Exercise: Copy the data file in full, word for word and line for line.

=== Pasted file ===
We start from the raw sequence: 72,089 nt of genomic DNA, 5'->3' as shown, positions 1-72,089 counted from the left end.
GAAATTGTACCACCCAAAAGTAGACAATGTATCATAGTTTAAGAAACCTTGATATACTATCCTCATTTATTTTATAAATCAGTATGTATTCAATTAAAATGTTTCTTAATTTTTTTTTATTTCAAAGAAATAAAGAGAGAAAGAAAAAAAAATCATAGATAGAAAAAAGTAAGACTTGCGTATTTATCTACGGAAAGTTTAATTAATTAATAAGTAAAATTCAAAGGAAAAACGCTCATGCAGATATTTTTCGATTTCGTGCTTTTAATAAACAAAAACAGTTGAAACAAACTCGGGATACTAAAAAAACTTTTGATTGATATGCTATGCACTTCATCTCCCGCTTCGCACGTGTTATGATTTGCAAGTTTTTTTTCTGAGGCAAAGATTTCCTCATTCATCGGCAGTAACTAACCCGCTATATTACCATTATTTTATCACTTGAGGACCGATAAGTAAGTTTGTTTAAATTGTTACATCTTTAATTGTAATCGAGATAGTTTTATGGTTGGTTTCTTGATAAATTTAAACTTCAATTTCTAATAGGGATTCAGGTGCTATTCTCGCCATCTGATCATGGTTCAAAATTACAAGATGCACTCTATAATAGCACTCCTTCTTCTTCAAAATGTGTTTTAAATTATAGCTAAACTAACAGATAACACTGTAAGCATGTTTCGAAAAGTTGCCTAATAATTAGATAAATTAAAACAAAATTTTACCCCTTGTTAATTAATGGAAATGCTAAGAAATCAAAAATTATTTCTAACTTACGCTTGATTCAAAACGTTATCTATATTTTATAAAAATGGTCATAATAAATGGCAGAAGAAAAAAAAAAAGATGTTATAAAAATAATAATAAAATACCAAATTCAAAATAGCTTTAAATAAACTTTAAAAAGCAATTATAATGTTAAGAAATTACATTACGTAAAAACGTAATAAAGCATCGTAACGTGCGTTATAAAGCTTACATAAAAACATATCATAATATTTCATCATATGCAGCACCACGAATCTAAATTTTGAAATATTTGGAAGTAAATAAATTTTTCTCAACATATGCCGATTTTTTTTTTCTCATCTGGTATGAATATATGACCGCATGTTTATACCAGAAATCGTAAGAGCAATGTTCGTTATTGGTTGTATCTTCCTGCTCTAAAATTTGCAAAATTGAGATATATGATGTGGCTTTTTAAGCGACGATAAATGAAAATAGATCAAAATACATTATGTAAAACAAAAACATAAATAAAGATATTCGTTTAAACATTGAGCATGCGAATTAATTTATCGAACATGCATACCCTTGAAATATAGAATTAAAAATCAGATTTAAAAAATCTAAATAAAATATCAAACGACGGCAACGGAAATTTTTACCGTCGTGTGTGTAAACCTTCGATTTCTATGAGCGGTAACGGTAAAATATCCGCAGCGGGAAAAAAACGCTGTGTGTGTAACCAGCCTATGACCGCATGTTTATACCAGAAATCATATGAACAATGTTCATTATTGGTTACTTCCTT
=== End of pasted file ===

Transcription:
We start from the raw sequence: 72,089 nt of genomic DNA, 5'->3' as shown, positions 1-72,089 counted from the left end.
GAAATTGTACCACCCAAAAGTAGACAATGTATCATAGTTTAAGAAACCTTGATATACTATCCTCATTTATTTTATAAATCAGTATGTATTCAATTAAAATGTTTCTTAATTTTTTTTTATTTCAAAGAAATAAAGAGAGAAAGAAAAAAAAATCATAGATAGAAAAAAGTAAGACTTGCGTATTTATCTACGGAAAGTTTAATTAATTAATAAGTAAAATTCAAAGGAAAAACGCTCATGCAGATATTTTTCGATTTCGTGCTTTTAATAAACAAAAACAGTTGAAACAAACTCGGGATACTAAAAAAACTTTTGATTGATATGCTATGCACTTCATCTCCCGCTTCGCACGTGTTATGATTTGCAAGTTTTTTTTCTGAGGCAAAGATTTCCTCATTCATCGGCAGTAACTAACCCGCTATATTACCATTATTTTATCACTTGAGGACCGATAAGTAAGTTTGTTTAAATTGTTACATCTTTAATTGTAATCGAGATAGTTTTATGGTTGGTTTCTTGATAAATTTAAACTTCAATTTCTAATAGGGATTCAGGTGCTATTCTCGCCATCTGATCATGGTTCAAAATTACAAGATGCACTCTATAATAGCACTCCTTCTTCTTCAAAATGTGTTTTAAATTATAGCTAAACTAACAGATAACACTGTAAGCATGTTTCGAAAAGTTGCCTAATAATTAGATAAATTAAAACAAAATTTTACCCCTTGTTAATTAATGGAAATGCTAAGAAATCAAAAATTATTTCTAACTTACGCTTGATTCAAAACGTTATCTATATTTTATAAAAATGGTCATAATAAATGGCAGAAGAAAAAAAAAAAGATGTTATAAAAATAATAATAAAATACCAAATTCAAAATAGCTTTAAATAAACTTTAAAAAGCAATTATAATGTTAAGAAATTACATTACGTAAAAACGTAATAAAGCATCGTAACGTGCGTTATAAAGCTTACATAAAAACATATCATAATATTTCATCATATGCAGCACCACGAATCTAAATTTTGAAATATTTGGAAGTAAATAAATTTTTCTCAACATATGCCGATTTTTTTTTTCTCATCTGGTATGAATATATGACCGCATGTTTATACCAGAAATCGTAAGAGCAATGTTCGTTATTGGTTGTATCTTCCTGCTCTAAAATTTGCAAAATTGAGATATATGATGTGGCTTTTTAAGCGACGATAAATGAAAATAGATCAAAATACATTATGTAAAACAAAAACATAAATAAAGATATTCGTTTAAACATTGAGCATGCGAATTAATTTATCGAACATGCATACCCTTGAAATATAGAATTAAAAATCAGATTTAAAAAATCTAAATAAAATATCAAACGACGGCAACGGAAATTTTTACCGTCGTGTGTGTAAACCTTCGATTTCTATGAGCGGTAACGGTAAAATATCCGCAGCGGGAAAAAAACGCTGTGTGTGTAACCAGCCTATGACCGCATGTTTATACCAGAAATCATATGAACAATGTTCATTATTGGTTACTTCCTT